A Season of Giving
All the man needs from Santa is a breakfast ball. That Great Big Comeback would have worked better if it hadn’t spent most of the year traveling in reverse. How else do you explain claims of progress after frittering away four shots on a Sunday afternoon?
Not that Woods is by himself in the Land of Fallen Stars. If 2009 was draped in twisted storylines – Tom Watson headed an illustrious cast in a compilation of major-championship heartbreak – 2010 should be remembered for its competitive landmines. Phil Mickelson basically turned invisible after winning his third Masters. Lee Westwood missed six weeks in the heart of premium-field season, then returned to find the top spot in the Official World Golf Ranking waiting in his locker, his only triumph coming four months earlier after Robert Garrigus’ 72nd-hole collapse in Memphis.
Dustin Johnson? America’s most consistent leaderboard presence won tons of money and three truckloads of sympathy – lovely consolation prizes for anyone who vaporizes in the final round of a U.S. Open, then grounds his club in a fake bunker with a PGA Championship on the line. Now that Woods isn’t picking up a half-dozen or so victories and gaining a vertical mile on the climb up Mount Nicklaus, pro golf seems sort of rudderless.
We keep slobbering over the potential of Rory McIlroy, but in recent months, he has looked like just another kid with a balky putter down the stretch and a bottle of butter-pecan hair dye. Paul Casey didn’t take the next step. Padraig Harrington is still looking for that magical 2008 calendar – a very good player, not a great one. Geoff Ogilvy managed to go eight months without a top-10 finish. Anthony Kim? Never mind.
Poor Sergio. He spent the better part of 10 years hunting Tiger, sometimes with a butter knife, but if Eldrick Almighty’s career hasn’t been the same since the fire hydrant, Garcia seems to have suffered a head-on collision with a mid-life crisis. Woods made domination look routine, as if it was his divine right to leave everyone else feeling mentally and physically inferior. In a game in which all the random variables combine to undermine a competitive dynasty, Tiger ruled the earth for 13 years, give or take a week.
Name another athlete who ever pulled off that stunt. Didn’t think you could.
In the rare previous instances when Woods reached the crossroads, he’d take a deep breath, duck into a corner market and emerge with three or four new trophies. This time, in lieu of any real oncoming traffic, there’s a blinking yellow light. Earl and Tida’s kid is about to turn 35, no big deal, but more than in the past, Tiger seems preoccupied with the mechanics of the golf swing, as if you win tournaments by having the best form, not shooting the lowest score.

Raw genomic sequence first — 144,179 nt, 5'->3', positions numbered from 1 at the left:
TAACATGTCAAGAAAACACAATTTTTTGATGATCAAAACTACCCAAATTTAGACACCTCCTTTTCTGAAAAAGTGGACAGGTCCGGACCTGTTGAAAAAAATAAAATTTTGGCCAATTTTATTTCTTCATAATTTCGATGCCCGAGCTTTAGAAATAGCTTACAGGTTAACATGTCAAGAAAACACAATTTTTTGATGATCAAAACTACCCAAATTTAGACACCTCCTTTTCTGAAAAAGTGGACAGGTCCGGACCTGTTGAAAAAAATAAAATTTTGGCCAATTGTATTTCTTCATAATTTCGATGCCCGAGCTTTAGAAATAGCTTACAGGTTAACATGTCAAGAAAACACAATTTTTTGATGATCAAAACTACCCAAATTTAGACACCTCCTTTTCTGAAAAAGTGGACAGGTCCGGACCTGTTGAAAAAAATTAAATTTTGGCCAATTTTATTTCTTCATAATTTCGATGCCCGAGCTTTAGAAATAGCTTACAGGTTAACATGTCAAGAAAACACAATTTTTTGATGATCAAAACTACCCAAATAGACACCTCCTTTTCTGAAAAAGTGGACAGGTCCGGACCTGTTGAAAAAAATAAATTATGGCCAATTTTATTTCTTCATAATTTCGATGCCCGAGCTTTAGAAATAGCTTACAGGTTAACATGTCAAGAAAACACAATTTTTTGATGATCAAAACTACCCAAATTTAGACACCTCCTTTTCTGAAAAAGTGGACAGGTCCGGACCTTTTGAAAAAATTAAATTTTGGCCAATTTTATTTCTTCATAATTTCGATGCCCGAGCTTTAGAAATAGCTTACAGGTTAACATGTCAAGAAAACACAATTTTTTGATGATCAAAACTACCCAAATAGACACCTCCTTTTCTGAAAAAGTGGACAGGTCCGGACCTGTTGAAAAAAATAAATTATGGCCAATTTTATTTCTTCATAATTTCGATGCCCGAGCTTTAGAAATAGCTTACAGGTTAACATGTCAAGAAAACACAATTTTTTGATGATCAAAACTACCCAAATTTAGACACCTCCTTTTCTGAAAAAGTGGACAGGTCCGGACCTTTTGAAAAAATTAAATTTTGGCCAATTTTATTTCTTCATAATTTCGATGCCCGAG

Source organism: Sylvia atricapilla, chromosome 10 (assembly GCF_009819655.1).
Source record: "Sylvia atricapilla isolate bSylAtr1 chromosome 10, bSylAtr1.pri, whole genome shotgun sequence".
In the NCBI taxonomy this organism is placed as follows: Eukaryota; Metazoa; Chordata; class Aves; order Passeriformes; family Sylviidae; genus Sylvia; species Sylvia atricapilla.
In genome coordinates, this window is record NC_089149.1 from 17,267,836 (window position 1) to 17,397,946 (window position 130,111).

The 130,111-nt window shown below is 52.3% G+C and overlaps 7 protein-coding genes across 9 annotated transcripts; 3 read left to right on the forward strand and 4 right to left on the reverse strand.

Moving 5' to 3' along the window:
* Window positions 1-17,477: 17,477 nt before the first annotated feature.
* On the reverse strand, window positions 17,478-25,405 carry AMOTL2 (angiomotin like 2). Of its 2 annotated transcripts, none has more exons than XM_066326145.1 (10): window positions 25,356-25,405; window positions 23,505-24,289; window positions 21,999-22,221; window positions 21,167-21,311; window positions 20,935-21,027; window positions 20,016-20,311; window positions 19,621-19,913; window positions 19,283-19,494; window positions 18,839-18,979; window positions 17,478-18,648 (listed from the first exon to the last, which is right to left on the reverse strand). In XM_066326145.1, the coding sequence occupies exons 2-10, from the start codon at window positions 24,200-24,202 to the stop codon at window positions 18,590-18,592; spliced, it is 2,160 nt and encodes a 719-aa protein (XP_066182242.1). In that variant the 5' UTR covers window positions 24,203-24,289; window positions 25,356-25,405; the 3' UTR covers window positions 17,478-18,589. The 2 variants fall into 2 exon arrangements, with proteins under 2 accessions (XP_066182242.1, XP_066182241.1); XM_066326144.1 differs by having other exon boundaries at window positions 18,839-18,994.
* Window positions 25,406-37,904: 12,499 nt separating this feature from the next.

His latest coach, Sean Foley, is basically a swing scientist. Fifty-five percent of your weight here, then 80 percent of it there. . .from the sharp-eyed, old-school method of Butch Harmon to Hank Haney, who tutored under master instructor John Jacobs, Woods has found himself a dude with a slide ruler and a theory.
That’s not to say Foley isn’t an excellent instructor or that Tiger won’t turn things around under Foley’s watch. We’re talking about the greatest feel player of all-time, however, a guy with surreal golf instincts whose most amazing shots often come from the trees 25 yards right of the fairway. Tiger turns into Houdini when he’s in trouble, maybe because he’s forced to think about flight and shape instead of his position at the top of the backswing.
Now he’s plotting a much bigger escape – fleeing the land of the winless. His 2010 was a bust, but Woods can rationalize the poor season by blaming his personal problems or the swing changes brought on by a new coach, as was the case in 2004. He hasn’t won a major since the 2008 knee surgery, a drought due to poor putting more than anything, but again, Woods can look you in the eye and tell you he has gone 2 ½ years without winning a major twice before.
If the last 12 months taught us anything, it’s that the Dude in the Red Shirt played the game at a higher level than anyone has ever seen – and for longer than anyone could imagine. His shortcomings in 2010 provided a unique opportunity for his primary rivals, none of whom were able to assert themselves, which makes 2011 the Year of the Question Mark. Tiger has built a career out of exclamation points, but as the calendar turns, Woods finds himself with a challenge unlike any he has ever faced. Period.
Suspended Hensby offers details on missed drug test
One day after receiving a one-year suspension from the PGA Tour for failing to provide a sample for a drug test, Mark Hensby offered details on the events that led to his missed test in October.